United States District Court, E.D. Missouri, Eastern Division
SCOTT A. SITZER, Plaintiff,
ANDREW M. SAUL, Commissioner of Social Security, Defendant.
MEMORANDUM AND ORDER
NANNETTE A. BAKER UNITED STATES MAGISTRATE JUDGE
matter is before the Court on Scott A. Sitzer's appeal
regarding the denial of disability insurance benefits under
the Social Security Act. The Court has jurisdiction over the
subject matter of this action under 42 U.S.C. § 405(g).
The parties have consented to the exercise of authority by
the United States Magistrate Judge pursuant to 28 U.S.C.
§ 636(c). [Doc. 11.] The Court has reviewed the
parties' briefs and the entire administrative record,
including the transcript and medical evidence. Based on the
following, the Court will affirm the Commissioner's
presents two issues for review. Sitzer asserts that the
administrative law judge (“ALJ”) failed to make a
proper credibility determination and the residual functional
capacity (“RFC”) determination is not supported
by substantial evidence in the record as a whole. The
Commissioner contends that the ALJ's decision is
supported by substantial evidence in the record as a whole
and should be affirmed.
Social Security Act defines disability as an “inability
to engage in any substantial gainful activity by reason of
any medically determinable physical or mental impairment
which can be expected to result in death or has lasted or can
be expected to last for a continuous period of not less than
12 months.” 42 U.S.C. § 423(d)(1)(A).
Social Security Administration (“SSA”) uses a
five-step analysis to determine whether a claimant seeking
disability benefits is in fact disabled. 20 C.F.R. §
404.1520(a)(1). First, the claimant must not be engaged in
substantial gainful activity. 20 C.F.R. §
404.1520(a)(4)(i). Second, the claimant must establish that
he or she has an impairment or combination of impairments
that significantly limits his or her ability to perform basic
work activities and meets the durational requirements of the
Act. 20 C.F.R. § 404.1520(a)(4)(ii). Third, the claimant
must establish that his or her impairment meets or equals an
impairment listed in the appendix of the applicable
regulations. 20 C.F.R. § 404.1520(a)(4)(iii). If the
claimant's impairments do not meet or equal a listed
impairment, the SSA determines the claimant's RFC to
perform past relevant work. 20 C.F.R. § 404.1520(e).
Fourth, the claimant must establish that the impairment
prevents him or her from doing past relevant work. 20 C.F.R.
§ 404.1520(a)(4)(iv). If the claimant meets this burden,
the analysis proceeds to step five. At step five, the burden
shifts to the Commissioner to establish the claimant
maintains the RFC to perform a significant number of jobs in
the national economy. Singh v. Apfel, 222 F.3d 448,
451 (8th Cir. 2000). If the claimant satisfied all of the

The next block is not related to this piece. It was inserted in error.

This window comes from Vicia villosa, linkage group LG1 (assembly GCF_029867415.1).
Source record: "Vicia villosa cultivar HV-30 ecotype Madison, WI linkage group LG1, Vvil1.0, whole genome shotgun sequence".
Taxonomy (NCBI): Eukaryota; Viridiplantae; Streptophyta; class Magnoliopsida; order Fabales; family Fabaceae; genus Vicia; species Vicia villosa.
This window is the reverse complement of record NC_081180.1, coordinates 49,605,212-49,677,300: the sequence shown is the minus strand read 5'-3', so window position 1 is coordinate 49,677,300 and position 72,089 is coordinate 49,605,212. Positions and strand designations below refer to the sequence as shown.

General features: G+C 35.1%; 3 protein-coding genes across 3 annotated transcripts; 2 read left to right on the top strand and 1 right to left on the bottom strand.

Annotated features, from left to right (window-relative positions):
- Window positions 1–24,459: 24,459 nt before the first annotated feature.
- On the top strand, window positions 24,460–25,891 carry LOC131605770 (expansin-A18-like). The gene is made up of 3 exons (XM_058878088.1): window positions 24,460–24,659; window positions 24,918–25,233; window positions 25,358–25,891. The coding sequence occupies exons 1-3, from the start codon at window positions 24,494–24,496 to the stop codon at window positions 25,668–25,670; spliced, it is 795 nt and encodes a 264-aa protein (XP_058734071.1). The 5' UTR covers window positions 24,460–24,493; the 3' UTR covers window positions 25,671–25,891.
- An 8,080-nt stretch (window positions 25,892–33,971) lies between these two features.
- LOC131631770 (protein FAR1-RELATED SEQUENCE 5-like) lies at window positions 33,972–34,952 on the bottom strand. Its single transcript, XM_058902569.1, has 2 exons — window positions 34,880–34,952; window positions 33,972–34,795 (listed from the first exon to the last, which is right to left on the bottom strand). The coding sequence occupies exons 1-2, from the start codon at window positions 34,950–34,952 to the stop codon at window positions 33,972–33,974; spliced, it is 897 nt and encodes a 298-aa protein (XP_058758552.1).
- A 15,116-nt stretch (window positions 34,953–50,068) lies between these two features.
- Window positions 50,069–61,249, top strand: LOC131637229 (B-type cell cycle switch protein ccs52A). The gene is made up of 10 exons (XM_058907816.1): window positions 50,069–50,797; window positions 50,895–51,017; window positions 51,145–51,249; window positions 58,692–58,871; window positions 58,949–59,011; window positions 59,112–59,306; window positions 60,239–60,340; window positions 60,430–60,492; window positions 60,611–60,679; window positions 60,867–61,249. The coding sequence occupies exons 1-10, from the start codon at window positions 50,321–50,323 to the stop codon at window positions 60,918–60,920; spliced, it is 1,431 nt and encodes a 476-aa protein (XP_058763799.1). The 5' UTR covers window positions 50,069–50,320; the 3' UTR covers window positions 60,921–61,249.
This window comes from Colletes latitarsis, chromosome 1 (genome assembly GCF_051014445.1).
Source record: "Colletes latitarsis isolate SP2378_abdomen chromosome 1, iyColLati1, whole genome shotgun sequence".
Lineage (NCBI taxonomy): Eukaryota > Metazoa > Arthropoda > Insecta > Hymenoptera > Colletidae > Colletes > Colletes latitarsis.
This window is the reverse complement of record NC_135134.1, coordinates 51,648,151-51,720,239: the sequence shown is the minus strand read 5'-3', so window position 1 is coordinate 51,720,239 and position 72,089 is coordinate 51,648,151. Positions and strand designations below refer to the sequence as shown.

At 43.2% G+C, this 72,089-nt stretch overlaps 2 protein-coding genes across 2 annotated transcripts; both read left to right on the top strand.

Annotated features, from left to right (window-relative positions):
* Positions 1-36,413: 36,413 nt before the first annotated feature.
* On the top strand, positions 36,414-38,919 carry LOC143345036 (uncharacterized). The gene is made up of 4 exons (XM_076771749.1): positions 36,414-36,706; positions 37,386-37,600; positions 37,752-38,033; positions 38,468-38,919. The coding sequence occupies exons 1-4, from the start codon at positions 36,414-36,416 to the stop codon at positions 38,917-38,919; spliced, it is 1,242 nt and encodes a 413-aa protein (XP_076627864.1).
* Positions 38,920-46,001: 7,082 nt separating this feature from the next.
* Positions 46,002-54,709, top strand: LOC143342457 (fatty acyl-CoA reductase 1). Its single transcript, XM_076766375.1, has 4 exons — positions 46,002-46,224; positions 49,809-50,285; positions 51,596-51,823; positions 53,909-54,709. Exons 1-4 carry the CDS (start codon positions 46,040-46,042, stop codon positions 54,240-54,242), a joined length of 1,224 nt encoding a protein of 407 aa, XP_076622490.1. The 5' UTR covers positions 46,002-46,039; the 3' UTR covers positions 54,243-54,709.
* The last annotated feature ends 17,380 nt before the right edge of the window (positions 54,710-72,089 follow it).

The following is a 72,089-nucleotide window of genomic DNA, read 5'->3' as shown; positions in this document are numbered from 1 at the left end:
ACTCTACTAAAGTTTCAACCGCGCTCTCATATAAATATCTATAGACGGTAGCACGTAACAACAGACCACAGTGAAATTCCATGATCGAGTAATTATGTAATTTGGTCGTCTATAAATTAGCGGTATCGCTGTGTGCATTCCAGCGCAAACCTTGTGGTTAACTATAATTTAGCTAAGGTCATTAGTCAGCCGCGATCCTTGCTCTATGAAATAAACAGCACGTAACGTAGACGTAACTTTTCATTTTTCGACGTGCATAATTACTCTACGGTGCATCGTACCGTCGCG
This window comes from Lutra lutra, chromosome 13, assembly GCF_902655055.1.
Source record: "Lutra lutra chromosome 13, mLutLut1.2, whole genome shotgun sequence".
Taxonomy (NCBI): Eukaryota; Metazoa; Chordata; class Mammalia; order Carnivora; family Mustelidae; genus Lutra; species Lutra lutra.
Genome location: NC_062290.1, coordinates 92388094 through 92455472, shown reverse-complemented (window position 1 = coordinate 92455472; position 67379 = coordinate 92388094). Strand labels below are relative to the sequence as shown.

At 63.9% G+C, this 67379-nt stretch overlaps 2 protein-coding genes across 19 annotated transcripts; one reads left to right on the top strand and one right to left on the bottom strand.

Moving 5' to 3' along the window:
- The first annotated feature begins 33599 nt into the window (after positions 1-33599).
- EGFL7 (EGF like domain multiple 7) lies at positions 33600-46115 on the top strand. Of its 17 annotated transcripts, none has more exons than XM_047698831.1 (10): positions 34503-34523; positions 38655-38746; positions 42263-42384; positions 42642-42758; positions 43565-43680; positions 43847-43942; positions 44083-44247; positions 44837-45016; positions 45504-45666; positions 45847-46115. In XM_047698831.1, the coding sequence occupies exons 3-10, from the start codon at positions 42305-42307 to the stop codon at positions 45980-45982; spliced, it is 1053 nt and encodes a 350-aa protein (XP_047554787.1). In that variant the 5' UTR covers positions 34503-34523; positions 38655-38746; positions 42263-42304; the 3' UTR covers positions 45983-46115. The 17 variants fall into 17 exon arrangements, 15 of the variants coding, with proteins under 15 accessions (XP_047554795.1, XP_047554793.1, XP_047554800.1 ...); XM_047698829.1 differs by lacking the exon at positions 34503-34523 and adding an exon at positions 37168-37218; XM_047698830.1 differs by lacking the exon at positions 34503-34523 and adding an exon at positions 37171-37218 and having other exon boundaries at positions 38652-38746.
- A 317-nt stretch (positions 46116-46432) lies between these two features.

criteria under the five-step evaluation, the ALJ will find
the claimant to be disabled. 20 C.F.R. §
standard of review is narrow. Pearsall v. Massanari,
274 F.3d 1211, 1217 (8th Cir. 2001). This Court reviews the
decision of the ALJ to determine whether the decision is
supported by substantial evidence in the record as a whole.
42 U.S.C. § 405(g). Substantial evidence is less than a
preponderance, but enough that a reasonable mind would find
adequate support for the ALJ's decision. Smith v.
Shalala, 31 F.3d 715, 717 (8th Cir. 1994). The Court
determines whether evidence is substantial by considering
evidence that detracts from the Commissioner's decision
as well as evidence that supports it. Cox v.
Barnhart, 471 F.3d 902, 906 (8th Cir. 2006). The Court
may not reverse just because substantial evidence exists that
would support a contrary outcome or because the Court would
have decided the case differently. Id. If, after
reviewing the record as a whole, the Court finds it possible
to draw two inconsistent positions from the evidence and one
of those positions represents the Commissioner's finding,
the Commissioner's decision must be affirmed.
Masterson v. Barnhart, 363 F.3d 731, 736 (8th Cir.
2004). The Court must affirm the Commissioner's decision
so long as it conforms to the law and is supported by
substantial evidence on the record as a whole. Collins ex
rel. Williams v. Barnhart, 335 F.3d 726, 729 (8th Cir.
asserts that the ALJ failed to discuss why he was not
credible, identify what symptoms were found credible, and why
some symptoms were found inconsistent with the evidence.
Sitzer also asserts that the ALJ did not consider the side
effects of his medication. In considering subjective
complaints, the ALJ must fully consider all of the evidence
presented, including the claimant's prior work record,
and observations by third parties and treating examining
physicians relating to such matters as:
(1) The claimant's daily activities;
(2) The subjective evidence of the duration, frequency, and
intensity of the ...